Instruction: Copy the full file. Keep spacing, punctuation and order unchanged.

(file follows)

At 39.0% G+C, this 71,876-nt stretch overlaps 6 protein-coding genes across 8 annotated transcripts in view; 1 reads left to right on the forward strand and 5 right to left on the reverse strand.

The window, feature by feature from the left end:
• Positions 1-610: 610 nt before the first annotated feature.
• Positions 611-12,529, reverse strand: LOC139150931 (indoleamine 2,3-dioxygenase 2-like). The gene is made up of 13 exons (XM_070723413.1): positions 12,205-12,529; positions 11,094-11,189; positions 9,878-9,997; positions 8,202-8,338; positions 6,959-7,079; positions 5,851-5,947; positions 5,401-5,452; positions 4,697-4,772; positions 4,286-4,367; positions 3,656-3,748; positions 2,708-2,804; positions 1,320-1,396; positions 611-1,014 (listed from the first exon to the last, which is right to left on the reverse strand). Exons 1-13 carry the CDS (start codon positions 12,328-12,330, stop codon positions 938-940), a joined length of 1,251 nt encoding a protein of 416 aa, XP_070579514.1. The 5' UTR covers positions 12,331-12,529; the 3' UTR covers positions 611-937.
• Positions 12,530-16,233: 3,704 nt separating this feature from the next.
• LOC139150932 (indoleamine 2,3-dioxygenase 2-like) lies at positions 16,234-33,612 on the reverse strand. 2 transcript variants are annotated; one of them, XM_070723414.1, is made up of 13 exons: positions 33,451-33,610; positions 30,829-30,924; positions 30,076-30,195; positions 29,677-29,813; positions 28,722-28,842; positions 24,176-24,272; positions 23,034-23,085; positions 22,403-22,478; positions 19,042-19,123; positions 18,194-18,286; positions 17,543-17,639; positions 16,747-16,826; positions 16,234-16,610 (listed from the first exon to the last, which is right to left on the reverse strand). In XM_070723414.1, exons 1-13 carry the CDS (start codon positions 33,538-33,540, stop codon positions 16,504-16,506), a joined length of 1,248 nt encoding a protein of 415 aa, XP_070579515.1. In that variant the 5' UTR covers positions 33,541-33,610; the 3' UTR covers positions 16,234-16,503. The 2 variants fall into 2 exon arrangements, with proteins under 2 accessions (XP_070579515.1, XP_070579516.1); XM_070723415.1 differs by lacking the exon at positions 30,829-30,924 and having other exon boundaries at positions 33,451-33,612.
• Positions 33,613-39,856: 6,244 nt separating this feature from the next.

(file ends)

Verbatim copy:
At 39.0% G+C, this 71,876-nt stretch overlaps 6 protein-coding genes across 8 annotated transcripts in view; 1 reads left to right on the forward strand and 5 right to left on the reverse strand.

The window, feature by feature from the left end:
• Positions 1-610: 610 nt before the first annotated feature.
• Positions 611-12,529, reverse strand: LOC139150931 (indoleamine 2,3-dioxygenase 2-like). The gene is made up of 13 exons (XM_070723413.1): positions 12,205-12,529; positions 11,094-11,189; positions 9,878-9,997; positions 8,202-8,338; positions 6,959-7,079; positions 5,851-5,947; positions 5,401-5,452; positions 4,697-4,772; positions 4,286-4,367; positions 3,656-3,748; positions 2,708-2,804; positions 1,320-1,396; positions 611-1,014 (listed from the first exon to the last, which is right to left on the reverse strand). Exons 1-13 carry the CDS (start codon positions 12,328-12,330, stop codon positions 938-940), a joined length of 1,251 nt encoding a protein of 416 aa, XP_070579514.1. The 5' UTR covers positions 12,331-12,529; the 3' UTR covers positions 611-937.
• Positions 12,530-16,233: 3,704 nt separating this feature from the next.
• LOC139150932 (indoleamine 2,3-dioxygenase 2-like) lies at positions 16,234-33,612 on the reverse strand. 2 transcript variants are annotated; one of them, XM_070723414.1, is made up of 13 exons: positions 33,451-33,610; positions 30,829-30,924; positions 30,076-30,195; positions 29,677-29,813; positions 28,722-28,842; positions 24,176-24,272; positions 23,034-23,085; positions 22,403-22,478; positions 19,042-19,123; positions 18,194-18,286; positions 17,543-17,639; positions 16,747-16,826; positions 16,234-16,610 (listed from the first exon to the last, which is right to left on the reverse strand). In XM_070723414.1, exons 1-13 carry the CDS (start codon positions 33,538-33,540, stop codon positions 16,504-16,506), a joined length of 1,248 nt encoding a protein of 415 aa, XP_070579515.1. In that variant the 5' UTR covers positions 33,541-33,610; the 3' UTR covers positions 16,234-16,503. The 2 variants fall into 2 exon arrangements, with proteins under 2 accessions (XP_070579515.1, XP_070579516.1); XM_070723415.1 differs by lacking the exon at positions 30,829-30,924 and having other exon boundaries at positions 33,451-33,612.
• Positions 33,613-39,856: 6,244 nt separating this feature from the next.